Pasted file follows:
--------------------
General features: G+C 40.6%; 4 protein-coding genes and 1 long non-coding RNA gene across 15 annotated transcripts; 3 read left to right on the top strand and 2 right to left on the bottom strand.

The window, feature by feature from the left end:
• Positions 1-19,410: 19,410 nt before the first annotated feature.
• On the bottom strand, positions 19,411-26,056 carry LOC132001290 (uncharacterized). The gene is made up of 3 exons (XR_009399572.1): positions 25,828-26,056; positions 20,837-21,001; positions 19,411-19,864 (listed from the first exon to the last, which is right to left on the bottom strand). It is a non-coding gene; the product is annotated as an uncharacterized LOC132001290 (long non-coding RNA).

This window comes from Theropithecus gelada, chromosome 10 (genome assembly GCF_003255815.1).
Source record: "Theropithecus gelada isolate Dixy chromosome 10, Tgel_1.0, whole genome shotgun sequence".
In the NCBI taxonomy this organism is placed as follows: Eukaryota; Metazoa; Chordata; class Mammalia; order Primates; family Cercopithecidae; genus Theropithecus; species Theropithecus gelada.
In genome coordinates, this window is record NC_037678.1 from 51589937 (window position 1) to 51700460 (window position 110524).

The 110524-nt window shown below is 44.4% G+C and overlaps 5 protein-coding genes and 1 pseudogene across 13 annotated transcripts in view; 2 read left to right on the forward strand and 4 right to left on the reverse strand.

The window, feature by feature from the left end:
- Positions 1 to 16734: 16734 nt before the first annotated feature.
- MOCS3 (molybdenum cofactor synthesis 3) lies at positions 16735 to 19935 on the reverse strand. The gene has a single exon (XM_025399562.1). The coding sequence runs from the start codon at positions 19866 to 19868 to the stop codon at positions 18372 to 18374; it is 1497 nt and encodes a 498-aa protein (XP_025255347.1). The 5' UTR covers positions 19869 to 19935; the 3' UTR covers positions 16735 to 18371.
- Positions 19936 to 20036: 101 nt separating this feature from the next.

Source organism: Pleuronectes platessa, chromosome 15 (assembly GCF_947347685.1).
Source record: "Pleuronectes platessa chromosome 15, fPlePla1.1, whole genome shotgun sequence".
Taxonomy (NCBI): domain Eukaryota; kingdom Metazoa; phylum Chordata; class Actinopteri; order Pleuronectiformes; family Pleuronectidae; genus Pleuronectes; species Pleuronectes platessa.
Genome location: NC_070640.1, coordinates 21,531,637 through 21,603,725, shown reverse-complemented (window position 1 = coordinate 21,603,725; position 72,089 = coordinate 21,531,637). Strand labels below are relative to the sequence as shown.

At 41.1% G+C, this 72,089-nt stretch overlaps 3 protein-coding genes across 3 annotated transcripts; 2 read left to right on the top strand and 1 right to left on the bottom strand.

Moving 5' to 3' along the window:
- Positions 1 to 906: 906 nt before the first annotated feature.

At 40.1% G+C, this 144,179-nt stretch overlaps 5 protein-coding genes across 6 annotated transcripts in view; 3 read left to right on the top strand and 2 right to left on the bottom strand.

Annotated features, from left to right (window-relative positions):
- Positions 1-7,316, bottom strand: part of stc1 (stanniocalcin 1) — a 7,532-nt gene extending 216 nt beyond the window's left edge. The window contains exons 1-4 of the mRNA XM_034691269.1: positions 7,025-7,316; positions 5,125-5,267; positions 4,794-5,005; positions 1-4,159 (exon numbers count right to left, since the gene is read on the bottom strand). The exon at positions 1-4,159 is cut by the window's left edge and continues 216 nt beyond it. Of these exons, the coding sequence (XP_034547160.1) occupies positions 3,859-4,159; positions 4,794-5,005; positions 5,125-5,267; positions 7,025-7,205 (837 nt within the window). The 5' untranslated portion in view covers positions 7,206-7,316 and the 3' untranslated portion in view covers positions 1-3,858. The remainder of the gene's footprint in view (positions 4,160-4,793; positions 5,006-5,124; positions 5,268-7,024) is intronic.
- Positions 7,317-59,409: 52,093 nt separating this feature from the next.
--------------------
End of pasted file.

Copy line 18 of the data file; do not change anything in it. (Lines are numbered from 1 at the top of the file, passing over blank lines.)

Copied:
At 41.1% G+C, this 72,089-nt stretch overlaps 3 protein-coding genes across 3 annotated transcripts; 2 read left to right on the top strand and 1 right to left on the bottom strand.